Ask Amy Amy Dickinson, Ask Amy

Amy Dickinson is a general advice columnist.

DEAR AMY: I have been happily married for almost 50 years, until this past summer. My husband and I visited our hometown and I saw an old boyfriend for the first time in 52 years. The attraction between us was immediate. It was an emotional attraction more than a physical one — Amy, we are both old! I saw him without my spouse on three occasions, in public places. These encounters have left me with an addiction/obsession that I cannot shake. It is really making me miserable. I think about him all day, every day. I am not exaggerating! What makes it worse is that he is single now and would love to have me in his life again. I never expected anything like this to happen to me. I am an educated, sensible person. Daily and repeatedly I try to talk myself out of thinking about him, and it does not work. When we parted years ago, it was his doing, not mine. He is actually the only other person I ever thought I might marry. He has had several significant others and one wife, but claims he has never forgotten me, and regrets our breakup. I am so desperate to return to my former happy self; any suggestions you can give me would really be appreciated. I have a wonderful husband who would be devastated if he knew what these past few months have been like for me. It is extremely stressful — torture, really — and I so want it to stop. I need him out of my head, and out of my heart. So far, the passage of time has not made any difference.

Miserable

DEAR MISERABLE: It is possible that pushing these thoughts down is only making them more powerful. A change of perspective might lead you toward feeling more joyful and less stressed by this development.

According to you, you have had 50 years of marital happiness with your wonderful husband. Are you prepared to leave your marriage and blow up your life in order to try to cheat time? If you peel away the fantasy, what would this realistically be like for you?

If you permit yourself to think about this, you might be able to understand the impulse, while rejecting the behavior.

I must point out that your hometown honey has absolutely nothing to lose by pursuing you. Realize this. If you embrace your reality and cannot shake this obsession, a therapist could help.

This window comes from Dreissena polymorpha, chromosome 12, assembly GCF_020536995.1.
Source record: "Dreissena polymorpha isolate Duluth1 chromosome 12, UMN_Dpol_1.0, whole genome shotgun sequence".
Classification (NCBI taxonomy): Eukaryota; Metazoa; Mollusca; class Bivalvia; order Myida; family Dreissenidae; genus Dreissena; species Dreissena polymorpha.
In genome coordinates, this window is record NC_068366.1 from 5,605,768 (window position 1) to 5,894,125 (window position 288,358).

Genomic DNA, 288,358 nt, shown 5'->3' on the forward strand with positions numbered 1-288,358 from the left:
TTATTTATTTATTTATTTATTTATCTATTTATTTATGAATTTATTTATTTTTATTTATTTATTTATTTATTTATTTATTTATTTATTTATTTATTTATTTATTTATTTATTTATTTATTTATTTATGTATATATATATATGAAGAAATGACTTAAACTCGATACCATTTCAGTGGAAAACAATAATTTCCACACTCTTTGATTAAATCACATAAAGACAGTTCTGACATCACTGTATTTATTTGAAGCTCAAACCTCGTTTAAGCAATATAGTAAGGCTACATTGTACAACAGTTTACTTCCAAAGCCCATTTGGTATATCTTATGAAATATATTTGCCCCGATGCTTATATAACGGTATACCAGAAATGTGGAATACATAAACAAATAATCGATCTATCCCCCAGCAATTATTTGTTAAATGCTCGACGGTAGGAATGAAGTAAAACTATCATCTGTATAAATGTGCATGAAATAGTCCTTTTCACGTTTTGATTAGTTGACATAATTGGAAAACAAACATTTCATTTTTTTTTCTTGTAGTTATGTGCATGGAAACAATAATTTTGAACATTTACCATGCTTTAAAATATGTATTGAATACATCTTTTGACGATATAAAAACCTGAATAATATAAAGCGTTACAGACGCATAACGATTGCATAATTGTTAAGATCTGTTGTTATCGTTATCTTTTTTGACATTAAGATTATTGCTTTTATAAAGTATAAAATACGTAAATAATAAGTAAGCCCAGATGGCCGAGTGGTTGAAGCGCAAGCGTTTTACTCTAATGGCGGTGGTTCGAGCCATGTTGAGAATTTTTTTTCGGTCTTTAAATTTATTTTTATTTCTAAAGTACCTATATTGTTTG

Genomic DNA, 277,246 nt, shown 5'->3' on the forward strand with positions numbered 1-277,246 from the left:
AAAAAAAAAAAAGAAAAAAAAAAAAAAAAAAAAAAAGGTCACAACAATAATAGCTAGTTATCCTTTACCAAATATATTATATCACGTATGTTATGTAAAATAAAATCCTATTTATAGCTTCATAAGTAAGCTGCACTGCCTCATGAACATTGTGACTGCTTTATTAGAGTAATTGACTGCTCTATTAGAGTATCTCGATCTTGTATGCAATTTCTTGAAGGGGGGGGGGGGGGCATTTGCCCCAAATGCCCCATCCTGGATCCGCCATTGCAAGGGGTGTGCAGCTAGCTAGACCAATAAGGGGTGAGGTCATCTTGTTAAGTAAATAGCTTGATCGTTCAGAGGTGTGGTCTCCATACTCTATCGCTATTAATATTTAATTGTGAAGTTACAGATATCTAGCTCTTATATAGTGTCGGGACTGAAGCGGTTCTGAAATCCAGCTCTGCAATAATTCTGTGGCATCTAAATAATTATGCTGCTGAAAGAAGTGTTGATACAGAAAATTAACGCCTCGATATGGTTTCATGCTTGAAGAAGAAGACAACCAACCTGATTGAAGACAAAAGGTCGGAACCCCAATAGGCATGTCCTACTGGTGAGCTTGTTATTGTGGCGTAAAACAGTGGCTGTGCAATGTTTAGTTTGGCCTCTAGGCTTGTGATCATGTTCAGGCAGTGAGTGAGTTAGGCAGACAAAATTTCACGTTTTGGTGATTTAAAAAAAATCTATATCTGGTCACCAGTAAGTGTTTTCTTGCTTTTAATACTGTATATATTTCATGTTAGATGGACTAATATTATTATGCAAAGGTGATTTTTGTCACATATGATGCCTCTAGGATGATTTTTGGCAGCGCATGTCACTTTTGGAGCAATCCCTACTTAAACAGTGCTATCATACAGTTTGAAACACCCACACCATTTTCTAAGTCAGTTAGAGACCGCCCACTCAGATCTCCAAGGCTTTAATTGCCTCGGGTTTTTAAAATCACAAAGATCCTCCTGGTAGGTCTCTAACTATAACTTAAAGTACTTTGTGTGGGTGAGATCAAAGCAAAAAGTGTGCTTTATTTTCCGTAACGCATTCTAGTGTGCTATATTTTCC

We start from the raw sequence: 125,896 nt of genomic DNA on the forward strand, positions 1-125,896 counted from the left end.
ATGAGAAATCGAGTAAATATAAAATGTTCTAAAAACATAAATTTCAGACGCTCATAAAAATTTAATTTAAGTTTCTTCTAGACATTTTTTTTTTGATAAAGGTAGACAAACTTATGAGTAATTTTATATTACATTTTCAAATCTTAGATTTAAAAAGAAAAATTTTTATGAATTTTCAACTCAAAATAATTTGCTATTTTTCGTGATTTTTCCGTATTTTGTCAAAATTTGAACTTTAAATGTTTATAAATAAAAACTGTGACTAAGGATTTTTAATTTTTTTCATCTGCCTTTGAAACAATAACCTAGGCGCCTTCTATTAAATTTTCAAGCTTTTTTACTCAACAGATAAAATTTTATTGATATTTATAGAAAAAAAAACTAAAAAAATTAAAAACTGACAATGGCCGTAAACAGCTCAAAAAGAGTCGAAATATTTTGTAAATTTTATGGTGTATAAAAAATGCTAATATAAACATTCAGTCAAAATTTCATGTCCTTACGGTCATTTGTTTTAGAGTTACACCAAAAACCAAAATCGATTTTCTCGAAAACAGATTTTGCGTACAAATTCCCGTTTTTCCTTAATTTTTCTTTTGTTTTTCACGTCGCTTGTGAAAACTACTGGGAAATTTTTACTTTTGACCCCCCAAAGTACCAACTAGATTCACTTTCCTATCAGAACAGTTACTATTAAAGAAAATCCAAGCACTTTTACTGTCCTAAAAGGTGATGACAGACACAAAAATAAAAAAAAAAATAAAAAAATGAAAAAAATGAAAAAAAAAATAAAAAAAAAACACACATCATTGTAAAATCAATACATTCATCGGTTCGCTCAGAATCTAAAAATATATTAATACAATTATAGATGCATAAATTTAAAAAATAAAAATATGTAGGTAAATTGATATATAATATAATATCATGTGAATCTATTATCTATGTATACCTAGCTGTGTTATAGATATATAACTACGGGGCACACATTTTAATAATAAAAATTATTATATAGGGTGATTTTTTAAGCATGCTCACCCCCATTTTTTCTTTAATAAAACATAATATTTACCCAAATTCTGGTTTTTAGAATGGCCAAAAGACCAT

You might benefit from reading the new book, “Emotional Agility: Get Unstuck, Embrace Change, and Thrive in Work and Life,” by Susan David (2016, Avery).

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DEAR AMY: I often see young moms involved with their cellphones either while pushing a baby in a stroller across the street (with traffic all around), or my favorite — walking down the side of a street that has no sidewalk for her morning exercise. I fear for the baby’s safety and want to yell at her to wake up and concentrate on the precious cargo in her carriage. Or am I just an old fogy?

Old-fashioned Mom

DEAR OLD-FASHIONED: There are a number of tragic incidents involving babies in strollers being hit by vehicles, but in reviewing news stories, these accidents seem to be mainly caused by drivers not paying close enough attention when driving through intersections or legal crosswalks. Drivers not using cellphones might prevent some of these tragedies.

I understand the silent judgment that occurs when you see a mother doing this. I’ve felt it myself. But then I remember that I used to prop the newspaper on my daughter’s stroller so I could skim it while strolling, and that my mother and her friends all smoked in front of the kids. Children are precious. Parents aren’t always perfect.

DEAR AMY: You gave sound practical advice to the “Upset Parents,” whose 20-year-old daughter was in love with her (much older, married) former soccer coach. Never, ever cut ties with your child. As you said, continue to feed and educate her. Let her know she is loved. Remain mum when the conversation turns to him. If she’s joyous, calmly say, “That’s good.” If she’s beginning to see the light and complains, simply reply with, “That’s too bad.” No advice at all! After this is all over, never say, “I told you.” Simply say it was part of her growing process and you’re proud of her.

Fellow Parent

DEAR PARENT: Loving detachment is the key.